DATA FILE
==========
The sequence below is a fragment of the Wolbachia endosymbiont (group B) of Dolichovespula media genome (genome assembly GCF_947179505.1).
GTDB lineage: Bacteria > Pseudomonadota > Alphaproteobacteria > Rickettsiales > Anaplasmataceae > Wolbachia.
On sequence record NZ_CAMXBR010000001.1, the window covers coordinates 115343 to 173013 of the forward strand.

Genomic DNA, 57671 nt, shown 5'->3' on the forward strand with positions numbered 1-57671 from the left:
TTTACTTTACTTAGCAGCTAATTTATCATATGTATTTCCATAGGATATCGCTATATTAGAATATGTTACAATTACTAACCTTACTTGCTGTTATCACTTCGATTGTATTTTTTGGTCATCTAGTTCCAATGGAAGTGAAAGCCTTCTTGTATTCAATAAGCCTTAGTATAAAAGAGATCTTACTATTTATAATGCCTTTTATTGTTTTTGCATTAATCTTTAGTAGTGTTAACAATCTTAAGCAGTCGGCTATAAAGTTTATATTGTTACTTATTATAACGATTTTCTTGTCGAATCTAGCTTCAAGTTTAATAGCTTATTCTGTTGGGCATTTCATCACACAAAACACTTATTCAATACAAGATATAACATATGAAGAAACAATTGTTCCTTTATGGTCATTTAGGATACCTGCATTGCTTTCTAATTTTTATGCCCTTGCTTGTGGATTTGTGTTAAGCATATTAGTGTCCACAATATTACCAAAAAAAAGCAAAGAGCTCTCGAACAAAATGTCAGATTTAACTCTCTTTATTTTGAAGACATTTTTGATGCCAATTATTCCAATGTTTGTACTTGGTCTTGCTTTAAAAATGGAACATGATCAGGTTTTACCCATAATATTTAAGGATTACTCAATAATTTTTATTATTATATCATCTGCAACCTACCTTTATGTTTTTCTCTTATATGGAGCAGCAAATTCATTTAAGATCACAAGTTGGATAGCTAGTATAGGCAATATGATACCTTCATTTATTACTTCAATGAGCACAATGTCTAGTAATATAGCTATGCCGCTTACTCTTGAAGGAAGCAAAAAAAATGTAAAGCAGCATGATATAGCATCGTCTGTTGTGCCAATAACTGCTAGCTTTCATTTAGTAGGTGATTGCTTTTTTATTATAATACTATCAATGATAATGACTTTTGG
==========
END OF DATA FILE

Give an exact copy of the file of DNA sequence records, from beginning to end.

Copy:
The sequence below is a fragment of the Wolbachia endosymbiont (group B) of Dolichovespula media genome (genome assembly GCF_947179505.1).
GTDB lineage: Bacteria > Pseudomonadota > Alphaproteobacteria > Rickettsiales > Anaplasmataceae > Wolbachia.
On sequence record NZ_CAMXBR010000001.1, the window covers coordinates 115343 to 173013 of the forward strand.

Genomic DNA, 57671 nt, shown 5'->3' on the forward strand with positions numbered 1-57671 from the left:
TTTACTTTACTTAGCAGCTAATTTATCATATGTATTTCCATAGGATATCGCTATATTAGAATATGTTACAATTACTAACCTTACTTGCTGTTATCACTTCGATTGTATTTTTTGGTCATCTAGTTCCAATGGAAGTGAAAGCCTTCTTGTATTCAATAAGCCTTAGTATAAAAGAGATCTTACTATTTATAATGCCTTTTATTGTTTTTGCATTAATCTTTAGTAGTGTTAACAATCTTAAGCAGTCGGCTATAAAGTTTATATTGTTACTTATTATAACGATTTTCTTGTCGAATCTAGCTTCAAGTTTAATAGCTTATTCTGTTGGGCATTTCATCACACAAAACACTTATTCAATACAAGATATAACATATGAAGAAACAATTGTTCCTTTATGGTCATTTAGGATACCTGCATTGCTTTCTAATTTTTATGCCCTTGCTTGTGGATTTGTGTTAAGCATATTAGTGTCCACAATATTACCAAAAAAAAGCAAAGAGCTCTCGAACAAAATGTCAGATTTAACTCTCTTTATTTTGAAGACATTTTTGATGCCAATTATTCCAATGTTTGTACTTGGTCTTGCTTTAAAAATGGAACATGATCAGGTTTTACCCATAATATTTAAGGATTACTCAATAATTTTTATTATTATATCATCTGCAACCTACCTTTATGTTTTTCTCTTATATGGAGCAGCAAATTCATTTAAGATCACAAGTTGGATAGCTAGTATAGGCAATATGATACCTTCATTTATTACTTCAATGAGCACAATGTCTAGTAATATAGCTATGCCGCTTACTCTTGAAGGAAGCAAAAAAAATGTAAAGCAGCATGATATAGCATCGTCTGTTGTGCCAATAACTGCTAGCTTTCATTTAGTAGGTGATTGCTTTTTTATTATAATACTATCAATGATAATGACTTTTGG